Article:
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Helping Public Golf Courses Overcome Challenges April 19, 2019 By Patrick O'Brien, agronomist, Southeast Region

Public golf courses make great contributions to the game of golf. This is where golf begins for most players.

Like most golfers, many members of the golf course maintenance community initially became interested in golf at public golf courses. Many of us played our first rounds at a public course because it was accessible, located nearby and provided an ideal setting to develop our golf skills. Many of us also found a friendly community of golfers at these facilities.

Bill Anderson, Carolinas Golf Association agronomist, recently gave a presentation on the current state of the game at public golf courses in the Carolinas. With more than 40 years of experience as a golf course superintendent, his perspectives were meaningful and included the following data:

  • 17 percent of public courses have operational budgets less than $250,000
  • Rounds of golf and revenue were flat or down at 50 percent of these courses
  • 26 percent need putting green renovation projects
  • 47 percent need new irrigation systems or upgrades
  • 51 percent need major tree work
  • 59 percent need bunker renovation projects


Despite modest operational budgets, a scarce supply of labor and the need for greater capital investment, public courses provide the greatest example in the golf industry that golf doesn’t have to be expensive to be enjoyable. For these courses to be economically sustainable they must focus on what is most important, including these key management techniques:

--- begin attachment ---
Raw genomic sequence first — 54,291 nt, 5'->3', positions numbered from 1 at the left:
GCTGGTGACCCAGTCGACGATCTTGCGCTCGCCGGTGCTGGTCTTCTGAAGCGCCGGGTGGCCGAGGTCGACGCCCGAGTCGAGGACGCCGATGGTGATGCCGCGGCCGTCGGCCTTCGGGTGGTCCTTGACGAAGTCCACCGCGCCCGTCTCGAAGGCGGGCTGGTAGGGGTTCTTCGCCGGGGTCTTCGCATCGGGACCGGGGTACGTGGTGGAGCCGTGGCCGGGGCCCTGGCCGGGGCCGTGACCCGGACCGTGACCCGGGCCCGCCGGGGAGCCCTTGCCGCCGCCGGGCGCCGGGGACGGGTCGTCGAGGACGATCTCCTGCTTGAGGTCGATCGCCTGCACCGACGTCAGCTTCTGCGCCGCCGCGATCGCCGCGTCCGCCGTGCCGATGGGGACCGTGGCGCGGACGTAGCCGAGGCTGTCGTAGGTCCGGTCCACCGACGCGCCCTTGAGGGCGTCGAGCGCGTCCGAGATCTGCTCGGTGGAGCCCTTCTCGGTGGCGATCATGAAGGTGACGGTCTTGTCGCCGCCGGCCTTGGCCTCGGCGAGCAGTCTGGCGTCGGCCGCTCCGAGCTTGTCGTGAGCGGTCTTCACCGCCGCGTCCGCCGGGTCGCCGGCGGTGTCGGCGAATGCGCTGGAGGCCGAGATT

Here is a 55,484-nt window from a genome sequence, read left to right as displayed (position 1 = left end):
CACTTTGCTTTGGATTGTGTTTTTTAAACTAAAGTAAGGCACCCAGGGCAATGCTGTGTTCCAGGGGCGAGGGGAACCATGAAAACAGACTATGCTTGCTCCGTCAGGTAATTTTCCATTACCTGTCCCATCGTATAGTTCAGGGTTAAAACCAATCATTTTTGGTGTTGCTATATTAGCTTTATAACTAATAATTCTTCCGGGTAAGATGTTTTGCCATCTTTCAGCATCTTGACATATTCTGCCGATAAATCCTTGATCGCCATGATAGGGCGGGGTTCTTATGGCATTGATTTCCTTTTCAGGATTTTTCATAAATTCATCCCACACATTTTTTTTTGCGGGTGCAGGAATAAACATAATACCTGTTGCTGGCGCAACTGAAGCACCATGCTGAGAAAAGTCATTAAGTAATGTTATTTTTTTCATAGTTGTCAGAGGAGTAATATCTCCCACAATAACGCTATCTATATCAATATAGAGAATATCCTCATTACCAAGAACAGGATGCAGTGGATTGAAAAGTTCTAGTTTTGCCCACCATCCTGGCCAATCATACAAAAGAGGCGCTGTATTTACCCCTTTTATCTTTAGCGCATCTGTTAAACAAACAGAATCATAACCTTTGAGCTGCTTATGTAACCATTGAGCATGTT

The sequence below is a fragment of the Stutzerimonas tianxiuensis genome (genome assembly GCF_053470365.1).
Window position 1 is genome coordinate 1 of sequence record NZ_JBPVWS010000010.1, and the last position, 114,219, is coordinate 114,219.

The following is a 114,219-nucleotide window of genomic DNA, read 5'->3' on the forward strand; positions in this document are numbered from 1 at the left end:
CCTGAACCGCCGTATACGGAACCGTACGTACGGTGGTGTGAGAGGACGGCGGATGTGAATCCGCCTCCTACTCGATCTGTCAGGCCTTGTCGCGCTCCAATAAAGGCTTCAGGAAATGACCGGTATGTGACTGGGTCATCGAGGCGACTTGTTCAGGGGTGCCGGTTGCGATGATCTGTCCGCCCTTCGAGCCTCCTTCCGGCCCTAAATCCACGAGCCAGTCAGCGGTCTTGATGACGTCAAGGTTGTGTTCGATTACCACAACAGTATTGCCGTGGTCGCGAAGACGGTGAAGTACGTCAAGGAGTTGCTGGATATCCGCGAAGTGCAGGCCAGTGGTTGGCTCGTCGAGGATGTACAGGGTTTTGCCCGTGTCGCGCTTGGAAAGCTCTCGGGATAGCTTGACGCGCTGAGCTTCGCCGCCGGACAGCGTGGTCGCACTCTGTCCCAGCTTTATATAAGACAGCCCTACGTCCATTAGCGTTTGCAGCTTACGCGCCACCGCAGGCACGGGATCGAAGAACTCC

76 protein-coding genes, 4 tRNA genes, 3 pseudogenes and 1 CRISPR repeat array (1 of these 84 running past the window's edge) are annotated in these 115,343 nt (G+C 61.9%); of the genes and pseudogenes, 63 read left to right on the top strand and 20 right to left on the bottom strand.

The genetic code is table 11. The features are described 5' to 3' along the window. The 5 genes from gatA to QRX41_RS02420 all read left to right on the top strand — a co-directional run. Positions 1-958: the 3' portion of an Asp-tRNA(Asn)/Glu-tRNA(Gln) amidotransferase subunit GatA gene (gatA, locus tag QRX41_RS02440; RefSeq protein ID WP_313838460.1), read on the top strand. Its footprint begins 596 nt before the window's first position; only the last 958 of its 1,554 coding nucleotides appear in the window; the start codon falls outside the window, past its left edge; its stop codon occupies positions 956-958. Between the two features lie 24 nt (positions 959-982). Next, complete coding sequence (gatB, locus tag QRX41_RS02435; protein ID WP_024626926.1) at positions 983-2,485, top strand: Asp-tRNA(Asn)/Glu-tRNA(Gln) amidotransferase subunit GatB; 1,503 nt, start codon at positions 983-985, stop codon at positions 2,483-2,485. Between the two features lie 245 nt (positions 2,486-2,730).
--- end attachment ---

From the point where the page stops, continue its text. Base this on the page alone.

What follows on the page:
• Focusing resources on primary playing areas
  • Maintaining fewer acres overall
  • Reducing shade issues
  • Reducing maintenance of non-golf areas, such as planting beds
  • Matching realistic maintenance standards with available resources
  • Being practical, realistic and creative


Finally, his recommendations for a successful public course management strategy included the following:

  • Hire a talented golf superintendent
  • Communicate often to golfers
  • Utilize a monthly budget
  • Avoid unnecessary projects
  • Build golfer and public support for the facility


Public golf courses face many challenges today. Superintendents are spread thin and wear too many hats – including acting as equipment technician, irrigation technician, spray technician and office manager. Superintendents must make endless decisions and difficult choices as they set priorities within tight budgets. They must also communicate regularly with golfers who may not fully understand the challenges facing the facility.

The good news is that focusing on what matters most can improve the golf experience regardless of a facility’s budget. These improvements should cause the number of rounds to rise and encourage golfers to play more golf. Focusing resources where they have the most impact is not only good for public golf facilities, it is good for the game as a whole.


Southeast Region Agronomists:

Chris Hartwiger, director, USGA Course Consulting Service –

Steve Kammerer, regional director –

Patrick M. O’Brien, agronomist –

Addison Barden, agronomist –

Information on the USGA’s Course Consulting Service

Contact the Green Section Staff